Commentary: The man who 'married God' on a Monday

Sixty young, lively, innocent-minded children sat on the greenbelt that runs along Seashore Drive in West Newport Beach near the Santa Ana River mouth as they eagerly awaited the arrival of their loving and unsuspecting parents. The children had been at Surf Camp all day long.

As they sat there, with their salty smiles fading into tired, glazed looks, a man wearing ripped camouflage cargo pants, a belt made of shoelace, plastic sunglasses, a straw hat, and a weathered and dreary football jersey made his way down that very same Seashore Drive. He held a pink carnation in his hand, however this pink carnation surely no longer smelled like a flower; it probably smelled of cheap whiskey and sweat, just as he did.

The man, who most definitely had difficulty finding an audience, seized the opportunity and stopped right in front of the large pack of kids. With well over 100 eyes staring directly at him, he mumbled something inaudible and then delivered one fierce line, "I just got done marrying God!" and with that, the pink carnation flew into the afternoon sky and slowly fluttered in the wind, finally landing in the clean, genuine hands of little Chase, a surf camper.

Bewildered at what had just gone on, little Chase looked at the flower with wide eyes and quickly shuffled it off to another camper who quickly threw it into the street.

Giggles and questions rang out — did they understand what had just happened? Some of them did. Some of them thought they did.

Suzie declared, "If he married God, then he's gay!"

"What if God is a woman?" a braver man would have said.

The point is, not one of those poor, little kids thought that, one day, their life could end up like his life. However, the fact is, one of those campers would, one day, be that man. The life of one of those children will, one day, catapult out of control and they too, on a Monday at 3 p.m., will marry "God" with bouquets of pink carnations.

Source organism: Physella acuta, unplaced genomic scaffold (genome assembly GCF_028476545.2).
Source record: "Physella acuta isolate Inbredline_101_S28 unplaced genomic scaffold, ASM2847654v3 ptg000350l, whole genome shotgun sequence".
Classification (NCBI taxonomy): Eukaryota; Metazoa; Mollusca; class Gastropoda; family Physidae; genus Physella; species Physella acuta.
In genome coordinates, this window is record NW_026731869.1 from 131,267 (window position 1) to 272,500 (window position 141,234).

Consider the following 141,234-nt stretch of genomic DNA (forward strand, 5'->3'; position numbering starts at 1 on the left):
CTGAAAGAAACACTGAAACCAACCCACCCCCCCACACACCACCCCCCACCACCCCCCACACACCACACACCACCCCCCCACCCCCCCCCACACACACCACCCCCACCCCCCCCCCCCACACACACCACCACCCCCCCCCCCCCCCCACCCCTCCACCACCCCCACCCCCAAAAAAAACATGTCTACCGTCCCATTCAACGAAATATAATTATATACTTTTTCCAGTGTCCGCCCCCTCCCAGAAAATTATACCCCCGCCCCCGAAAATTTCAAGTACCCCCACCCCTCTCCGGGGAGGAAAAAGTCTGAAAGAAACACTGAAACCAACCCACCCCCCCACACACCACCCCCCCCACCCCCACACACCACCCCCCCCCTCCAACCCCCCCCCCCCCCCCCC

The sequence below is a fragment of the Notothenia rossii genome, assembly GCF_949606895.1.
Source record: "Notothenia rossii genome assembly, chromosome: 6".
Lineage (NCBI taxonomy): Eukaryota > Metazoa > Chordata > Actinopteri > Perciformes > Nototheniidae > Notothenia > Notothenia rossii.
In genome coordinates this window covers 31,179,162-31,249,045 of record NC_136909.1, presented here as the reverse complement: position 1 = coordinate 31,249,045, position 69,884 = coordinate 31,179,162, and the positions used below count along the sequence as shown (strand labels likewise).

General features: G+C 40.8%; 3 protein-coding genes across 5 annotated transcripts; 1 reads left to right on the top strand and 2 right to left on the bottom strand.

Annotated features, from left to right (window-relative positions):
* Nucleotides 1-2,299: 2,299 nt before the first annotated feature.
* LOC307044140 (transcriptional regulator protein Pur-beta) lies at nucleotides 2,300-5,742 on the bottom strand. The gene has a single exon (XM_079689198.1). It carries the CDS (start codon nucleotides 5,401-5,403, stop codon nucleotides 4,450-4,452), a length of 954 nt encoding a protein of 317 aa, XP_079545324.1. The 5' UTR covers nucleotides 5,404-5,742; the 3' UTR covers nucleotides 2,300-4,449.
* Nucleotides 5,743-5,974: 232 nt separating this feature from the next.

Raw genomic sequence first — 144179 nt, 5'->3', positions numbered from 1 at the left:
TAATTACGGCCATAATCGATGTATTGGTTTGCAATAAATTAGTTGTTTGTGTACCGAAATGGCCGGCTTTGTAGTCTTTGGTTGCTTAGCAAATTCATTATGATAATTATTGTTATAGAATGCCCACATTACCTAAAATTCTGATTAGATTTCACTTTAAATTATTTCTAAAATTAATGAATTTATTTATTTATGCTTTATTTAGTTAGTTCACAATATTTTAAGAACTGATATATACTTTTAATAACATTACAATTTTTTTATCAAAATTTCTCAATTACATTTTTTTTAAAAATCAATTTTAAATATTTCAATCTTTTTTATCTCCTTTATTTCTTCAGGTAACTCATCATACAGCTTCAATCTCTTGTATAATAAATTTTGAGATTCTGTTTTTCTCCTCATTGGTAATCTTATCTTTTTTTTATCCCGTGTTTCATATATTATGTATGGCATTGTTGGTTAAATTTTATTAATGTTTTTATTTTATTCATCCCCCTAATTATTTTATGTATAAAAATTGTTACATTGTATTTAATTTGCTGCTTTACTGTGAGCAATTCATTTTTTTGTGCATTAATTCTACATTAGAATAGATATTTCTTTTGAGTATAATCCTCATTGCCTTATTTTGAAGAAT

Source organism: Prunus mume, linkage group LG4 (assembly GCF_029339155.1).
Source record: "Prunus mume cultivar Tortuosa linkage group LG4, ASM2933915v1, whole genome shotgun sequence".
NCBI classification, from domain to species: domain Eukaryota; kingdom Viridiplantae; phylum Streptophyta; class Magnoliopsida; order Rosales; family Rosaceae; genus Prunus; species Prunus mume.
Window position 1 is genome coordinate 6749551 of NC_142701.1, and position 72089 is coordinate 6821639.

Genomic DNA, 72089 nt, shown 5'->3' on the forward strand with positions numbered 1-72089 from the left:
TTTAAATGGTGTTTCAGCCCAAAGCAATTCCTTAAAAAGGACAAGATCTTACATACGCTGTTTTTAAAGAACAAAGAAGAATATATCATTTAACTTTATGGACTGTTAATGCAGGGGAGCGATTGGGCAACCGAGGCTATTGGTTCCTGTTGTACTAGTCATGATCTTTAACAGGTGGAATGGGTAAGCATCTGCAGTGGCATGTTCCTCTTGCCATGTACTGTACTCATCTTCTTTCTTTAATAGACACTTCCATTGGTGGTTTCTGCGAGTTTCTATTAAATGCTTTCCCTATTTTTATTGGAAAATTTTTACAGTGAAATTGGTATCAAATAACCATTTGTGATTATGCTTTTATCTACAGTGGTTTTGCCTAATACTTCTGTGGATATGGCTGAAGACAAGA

The reality is that as I stood there, a college-educated man with a summer job, watching this peculiar scene unfold, I found myself desperately hoping that I do not turn out to the be the one kid who ends up "marrying God" on a Monday. I grew up in a double cul-de-sac in Costa Mesa, the oldest of four children.

The supposed "role model," the "leader," the "point man," the first to take the plunge. I attended Newport Heights Elementary, then Ensign Intermediate and Newport Harbor High schools, where I graduated with honors. These honors led me to UC Santa Barbara and the barbaric streets of Isla Vista. That was five years ago, this September. Now, I am a man—– or, at least, that's what is expected of me. To be manly. "Have the answers, man!" they yell from their cubicles.

Well, I want to be manly, and I want to work hard and find a good job that hopefully pays well and affords me the opportunity to live an interesting life in an interesting place, then I hope to meet a girl and settle down, buy a house and have some kids of my own.

However, as I stood there watching this sad man throw his pink flower into the air I realized that I was not in the clear. None of us are in the clear. My life, or any of our lives, could one day completely unravel, spiraling so totally out of control that you or I could be the one kid, with all the potential in the world, who ends up marrying God in a pool of whiskey, but not on a Monday. Good God, man! At least, on a Sunday.

It is for this reason that I urge you all (young people) to better yourselves. Read a book. Learn something new. Take a chance, a risk. Turn off the television and put away the computers.

This is going to take some work, some real work, but I believe that we can do something great. And if we can't? Well, at least we have the apocalypse to look forward to. But know this: You are never exempt from failure, you are never guaranteed a spot at the grown up table, and your life, regardless of where it begins, can take a fateful turn to a dark, dark place. So, take to the streets and make something of yourself.

Good luck to you all on your journey. I hope you steer your ship straight and true and far away from pink carnations. It's hell out there.

C.M. STASSEL grew up in and lives in Costa Mesa. He works for Greer's O.C.

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